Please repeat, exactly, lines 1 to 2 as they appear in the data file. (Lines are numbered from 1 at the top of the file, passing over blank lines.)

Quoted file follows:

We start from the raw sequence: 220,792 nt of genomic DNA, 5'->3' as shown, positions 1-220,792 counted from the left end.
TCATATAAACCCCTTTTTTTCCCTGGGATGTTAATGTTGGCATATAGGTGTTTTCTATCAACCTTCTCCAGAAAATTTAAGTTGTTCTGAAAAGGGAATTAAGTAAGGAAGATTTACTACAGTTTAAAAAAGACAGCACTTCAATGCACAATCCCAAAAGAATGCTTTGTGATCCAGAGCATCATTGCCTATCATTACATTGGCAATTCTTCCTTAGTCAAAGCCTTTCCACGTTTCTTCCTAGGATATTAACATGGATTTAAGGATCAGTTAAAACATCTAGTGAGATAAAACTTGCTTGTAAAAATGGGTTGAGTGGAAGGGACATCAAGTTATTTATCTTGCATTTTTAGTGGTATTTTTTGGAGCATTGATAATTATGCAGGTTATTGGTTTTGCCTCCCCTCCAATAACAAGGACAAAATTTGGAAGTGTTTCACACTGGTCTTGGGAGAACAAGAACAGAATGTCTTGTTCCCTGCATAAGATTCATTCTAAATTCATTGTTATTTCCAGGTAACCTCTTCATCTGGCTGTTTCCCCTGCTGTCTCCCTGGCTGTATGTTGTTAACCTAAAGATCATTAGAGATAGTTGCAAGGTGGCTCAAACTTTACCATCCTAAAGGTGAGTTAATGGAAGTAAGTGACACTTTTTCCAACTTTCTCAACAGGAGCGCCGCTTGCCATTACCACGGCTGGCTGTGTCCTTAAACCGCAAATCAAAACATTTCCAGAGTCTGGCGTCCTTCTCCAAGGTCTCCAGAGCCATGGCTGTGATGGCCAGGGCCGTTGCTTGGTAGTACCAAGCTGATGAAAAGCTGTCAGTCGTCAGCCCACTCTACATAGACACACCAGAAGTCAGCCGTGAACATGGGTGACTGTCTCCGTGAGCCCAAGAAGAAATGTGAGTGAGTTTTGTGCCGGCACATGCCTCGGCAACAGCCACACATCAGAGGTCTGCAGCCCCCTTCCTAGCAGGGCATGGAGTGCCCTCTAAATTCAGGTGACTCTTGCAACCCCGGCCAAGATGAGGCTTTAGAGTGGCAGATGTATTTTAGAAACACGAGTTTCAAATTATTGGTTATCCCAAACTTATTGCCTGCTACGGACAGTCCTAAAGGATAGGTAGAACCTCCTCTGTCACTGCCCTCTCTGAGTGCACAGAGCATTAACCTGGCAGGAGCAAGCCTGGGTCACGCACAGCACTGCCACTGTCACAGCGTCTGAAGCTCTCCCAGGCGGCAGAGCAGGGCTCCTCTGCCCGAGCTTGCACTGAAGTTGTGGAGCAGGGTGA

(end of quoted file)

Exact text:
We start from the raw sequence: 220,792 nt of genomic DNA, 5'->3' as shown, positions 1-220,792 counted from the left end.
TCATATAAACCCCTTTTTTTCCCTGGGATGTTAATGTTGGCATATAGGTGTTTTCTATCAACCTTCTCCAGAAAATTTAAGTTGTTCTGAAAAGGGAATTAAGTAAGGAAGATTTACTACAGTTTAAAAAAGACAGCACTTCAATGCACAATCCCAAAAGAATGCTTTGTGATCCAGAGCATCATTGCCTATCATTACATTGGCAATTCTTCCTTAGTCAAAGCCTTTCCACGTTTCTTCCTAGGATATTAACATGGATTTAAGGATCAGTTAAAACATCTAGTGAGATAAAACTTGCTTGTAAAAATGGGTTGAGTGGAAGGGACATCAAGTTATTTATCTTGCATTTTTAGTGGTATTTTTTGGAGCATTGATAATTATGCAGGTTATTGGTTTTGCCTCCCCTCCAATAACAAGGACAAAATTTGGAAGTGTTTCACACTGGTCTTGGGAGAACAAGAACAGAATGTCTTGTTCCCTGCATAAGATTCATTCTAAATTCATTGTTATTTCCAGGTAACCTCTTCATCTGGCTGTTTCCCCTGCTGTCTCCCTGGCTGTATGTTGTTAACCTAAAGATCATTAGAGATAGTTGCAAGGTGGCTCAAACTTTACCATCCTAAAGGTGAGTTAATGGAAGTAAGTGACACTTTTTCCAACTTTCTCAACAGGAGCGCCGCTTGCCATTACCACGGCTGGCTGTGTCCTTAAACCGCAAATCAAAACATTTCCAGAGTCTGGCGTCCTTCTCCAAGGTCTCCAGAGCCATGGCTGTGATGGCCAGGGCCGTTGCTTGGTAGTACCAAGCTGATGAAAAGCTGTCAGTCGTCAGCCCACTCTACATAGACACACCAGAAGTCAGCCGTGAACATGGGTGACTGTCTCCGTGAGCCCAAGAAGAAATGTGAGTGAGTTTTGTGCCGGCACATGCCTCGGCAACAGCCACACATCAGAGGTCTGCAGCCCCCTTCCTAGCAGGGCATGGAGTGCCCTCTAAATTCAGGTGACTCTTGCAACCCCGGCCAAGATGAGGCTTTAGAGTGGCAGATGTATTTTAGAAACACGAGTTTCAAATTATTGGTTATCCCAAACTTATTGCCTGCTACGGACAGTCCTAAAGGATAGGTAGAACCTCCTCTGTCACTGCCCTCTCTGAGTGCACAGAGCATTAACCTGGCAGGAGCAAGCCTGGGTCACGCACAGCACTGCCACTGTCACAGCGTCTGAAGCTCTCCCAGGCGGCAGAGCAGGGCTCCTCTGCCCGAGCTTGCACTGAAGTTGTGGAGCAGGGTGA